• Webinars and instructor-paced conference sessions help increase training engagement
  • You can extend your training program to cover subjects that require instructor-led training, physical demonstration, verbal exams, etc.
  • Instructors can evaluate learner performance in real-time, including verbal exams
  • Learners can ask questions, participate and give immediate feedback during an instructor-paced session
  • You get to schedule, promote and manage your regular online training and your classroom- or webinar-based instructor-paced sessions through a single blende-learning capable LMS such as Xen.Ed

Blended learning strategies and approaches

Blended learning can be approached in multiple ways, whether in the enterprise in higher education, or in commercial training offerings.

For some businesses or organisations, it might not even be needed at all -- as in lots of cases an online only eLearning program can give most of the benefits of blended learning in a much simpler package.

This of course depends on the kind of training that is required, and the subjects and skills that need to be covered. The "History of England" for example can be taught entirely through conventional text-based online courses. "Driving", on the other hand, not so much, even if a large part of the required training (e.g. learning about the various traffic signs) can be done without an instructor involved.

If a business, organisation or educational institution already has a classroom-based training program in place, an LMS that supports blended learning can be leveraged to gradually move most of that training online.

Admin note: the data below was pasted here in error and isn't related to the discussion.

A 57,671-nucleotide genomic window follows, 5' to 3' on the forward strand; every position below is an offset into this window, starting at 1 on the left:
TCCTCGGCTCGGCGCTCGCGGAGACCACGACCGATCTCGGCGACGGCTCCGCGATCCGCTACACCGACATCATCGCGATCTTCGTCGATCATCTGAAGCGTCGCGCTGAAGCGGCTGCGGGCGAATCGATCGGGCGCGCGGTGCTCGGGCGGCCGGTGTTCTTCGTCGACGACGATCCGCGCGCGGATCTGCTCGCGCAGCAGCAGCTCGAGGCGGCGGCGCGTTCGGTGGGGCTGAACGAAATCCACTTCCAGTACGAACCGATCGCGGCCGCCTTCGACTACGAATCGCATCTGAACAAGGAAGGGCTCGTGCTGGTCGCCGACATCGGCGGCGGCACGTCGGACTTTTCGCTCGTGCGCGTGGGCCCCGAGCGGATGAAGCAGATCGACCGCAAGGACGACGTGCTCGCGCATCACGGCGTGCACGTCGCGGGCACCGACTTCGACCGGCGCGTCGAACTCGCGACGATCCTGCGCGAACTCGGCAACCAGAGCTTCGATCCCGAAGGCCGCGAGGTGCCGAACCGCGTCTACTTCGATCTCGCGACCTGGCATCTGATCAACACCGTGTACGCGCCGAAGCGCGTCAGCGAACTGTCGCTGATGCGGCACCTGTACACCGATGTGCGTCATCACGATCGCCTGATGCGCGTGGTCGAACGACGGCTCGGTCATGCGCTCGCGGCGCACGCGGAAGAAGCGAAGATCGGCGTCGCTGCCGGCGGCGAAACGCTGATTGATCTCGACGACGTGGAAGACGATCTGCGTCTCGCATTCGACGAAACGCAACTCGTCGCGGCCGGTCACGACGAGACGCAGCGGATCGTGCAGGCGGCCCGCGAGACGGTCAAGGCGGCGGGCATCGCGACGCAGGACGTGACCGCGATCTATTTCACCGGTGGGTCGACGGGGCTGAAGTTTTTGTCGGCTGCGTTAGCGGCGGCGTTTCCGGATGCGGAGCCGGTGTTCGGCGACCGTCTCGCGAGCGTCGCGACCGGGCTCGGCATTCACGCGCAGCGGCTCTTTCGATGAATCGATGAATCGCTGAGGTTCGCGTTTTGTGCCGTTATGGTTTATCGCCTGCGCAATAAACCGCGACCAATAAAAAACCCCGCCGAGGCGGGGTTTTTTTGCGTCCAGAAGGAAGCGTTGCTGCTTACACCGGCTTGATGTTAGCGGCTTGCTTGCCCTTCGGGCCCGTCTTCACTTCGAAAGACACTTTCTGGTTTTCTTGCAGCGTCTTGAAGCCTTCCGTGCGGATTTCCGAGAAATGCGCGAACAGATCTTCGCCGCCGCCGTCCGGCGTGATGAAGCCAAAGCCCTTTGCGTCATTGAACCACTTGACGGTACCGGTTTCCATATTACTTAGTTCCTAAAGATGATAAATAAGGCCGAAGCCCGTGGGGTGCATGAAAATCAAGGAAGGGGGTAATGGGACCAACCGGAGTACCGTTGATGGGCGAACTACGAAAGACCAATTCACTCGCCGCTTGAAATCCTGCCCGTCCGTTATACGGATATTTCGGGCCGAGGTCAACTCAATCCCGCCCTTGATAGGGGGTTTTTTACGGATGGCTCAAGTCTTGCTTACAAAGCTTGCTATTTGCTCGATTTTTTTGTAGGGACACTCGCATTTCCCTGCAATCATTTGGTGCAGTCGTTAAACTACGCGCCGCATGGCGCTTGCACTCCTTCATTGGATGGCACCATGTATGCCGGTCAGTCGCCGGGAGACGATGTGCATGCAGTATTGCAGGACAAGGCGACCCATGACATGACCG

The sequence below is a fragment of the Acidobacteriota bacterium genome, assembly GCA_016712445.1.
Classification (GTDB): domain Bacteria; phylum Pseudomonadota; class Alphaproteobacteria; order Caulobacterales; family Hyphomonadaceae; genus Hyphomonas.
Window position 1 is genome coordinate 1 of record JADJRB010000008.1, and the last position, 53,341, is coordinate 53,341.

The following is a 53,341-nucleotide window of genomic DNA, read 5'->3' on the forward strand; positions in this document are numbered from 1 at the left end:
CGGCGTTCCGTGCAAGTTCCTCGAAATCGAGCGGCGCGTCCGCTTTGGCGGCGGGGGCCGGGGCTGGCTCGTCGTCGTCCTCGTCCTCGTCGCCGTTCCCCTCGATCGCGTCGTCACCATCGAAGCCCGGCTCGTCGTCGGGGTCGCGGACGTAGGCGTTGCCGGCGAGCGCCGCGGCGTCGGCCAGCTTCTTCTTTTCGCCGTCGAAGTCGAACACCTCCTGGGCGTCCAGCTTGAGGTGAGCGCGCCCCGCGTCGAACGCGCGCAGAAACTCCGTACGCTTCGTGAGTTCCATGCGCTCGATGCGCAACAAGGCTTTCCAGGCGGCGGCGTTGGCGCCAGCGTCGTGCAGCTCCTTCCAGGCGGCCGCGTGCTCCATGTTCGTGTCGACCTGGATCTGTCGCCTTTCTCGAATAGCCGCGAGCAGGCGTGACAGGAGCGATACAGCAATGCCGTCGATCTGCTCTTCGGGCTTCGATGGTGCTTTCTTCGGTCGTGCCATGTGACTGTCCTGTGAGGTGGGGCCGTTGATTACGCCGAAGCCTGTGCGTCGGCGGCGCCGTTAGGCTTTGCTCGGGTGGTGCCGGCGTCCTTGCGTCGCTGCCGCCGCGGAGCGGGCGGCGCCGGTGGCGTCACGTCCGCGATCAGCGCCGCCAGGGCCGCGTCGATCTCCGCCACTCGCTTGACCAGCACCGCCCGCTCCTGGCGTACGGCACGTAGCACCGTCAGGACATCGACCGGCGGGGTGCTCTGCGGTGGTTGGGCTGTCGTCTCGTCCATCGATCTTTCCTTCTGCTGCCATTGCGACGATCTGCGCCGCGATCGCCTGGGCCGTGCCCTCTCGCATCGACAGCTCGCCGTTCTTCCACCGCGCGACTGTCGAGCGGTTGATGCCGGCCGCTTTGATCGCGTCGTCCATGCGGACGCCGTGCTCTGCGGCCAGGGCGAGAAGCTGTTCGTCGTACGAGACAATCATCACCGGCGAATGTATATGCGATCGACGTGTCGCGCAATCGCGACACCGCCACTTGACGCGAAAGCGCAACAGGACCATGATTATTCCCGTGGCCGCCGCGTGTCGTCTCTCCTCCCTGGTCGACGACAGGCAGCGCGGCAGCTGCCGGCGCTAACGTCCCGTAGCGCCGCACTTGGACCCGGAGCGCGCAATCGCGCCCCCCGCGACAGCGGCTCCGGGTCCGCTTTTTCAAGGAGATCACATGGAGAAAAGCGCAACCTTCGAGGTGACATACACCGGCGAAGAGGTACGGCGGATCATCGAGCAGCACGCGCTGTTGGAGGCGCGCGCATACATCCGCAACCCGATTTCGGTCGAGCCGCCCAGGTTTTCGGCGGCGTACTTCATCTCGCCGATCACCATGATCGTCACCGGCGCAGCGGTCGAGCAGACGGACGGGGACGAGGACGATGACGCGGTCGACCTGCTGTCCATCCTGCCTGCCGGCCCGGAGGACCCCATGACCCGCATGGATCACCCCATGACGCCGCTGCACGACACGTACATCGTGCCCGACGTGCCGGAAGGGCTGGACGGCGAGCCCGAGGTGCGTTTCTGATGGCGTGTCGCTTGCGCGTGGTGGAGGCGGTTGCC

Instructor-led training is also used in lieu of more traditional text/media based online learning, with webinars becoming an increasingly popular method of training delivery. This is often the case even for content that can be covered perfectly well in a text-based course, as it offers a more visually stimulating and engaging way of learning that can be particularly effective for certain types of learners.

Coming up with the correct blended learning models is part art, part science, and businesses will need to analyse their particular business needs and training use cases, as well as their existing courses, to determine where a conventional eLearning approach might make more sense over instructor-paced training and vice versa.

In general, anything that requires peoples skills, lab time, or physical demonstration, is a good candidate for instructor-led training, whereas subjects that can be understood by studying some text alone (like learning about various compliance regulations) can be served by a simple text-heavy online course.

For an opposite, but complementary approach, you might consider your learners, as opposed to your training material. Some of them might do better when taught visually or when they are shown something by an instructors, while others might learn faster by studying on their own.

(Note, however, that many things that require demonstration can also be taught by a combination of text and multimedia assets (images, videos, etc), without the need for instructor-paced).

Examples of blended learning: higher education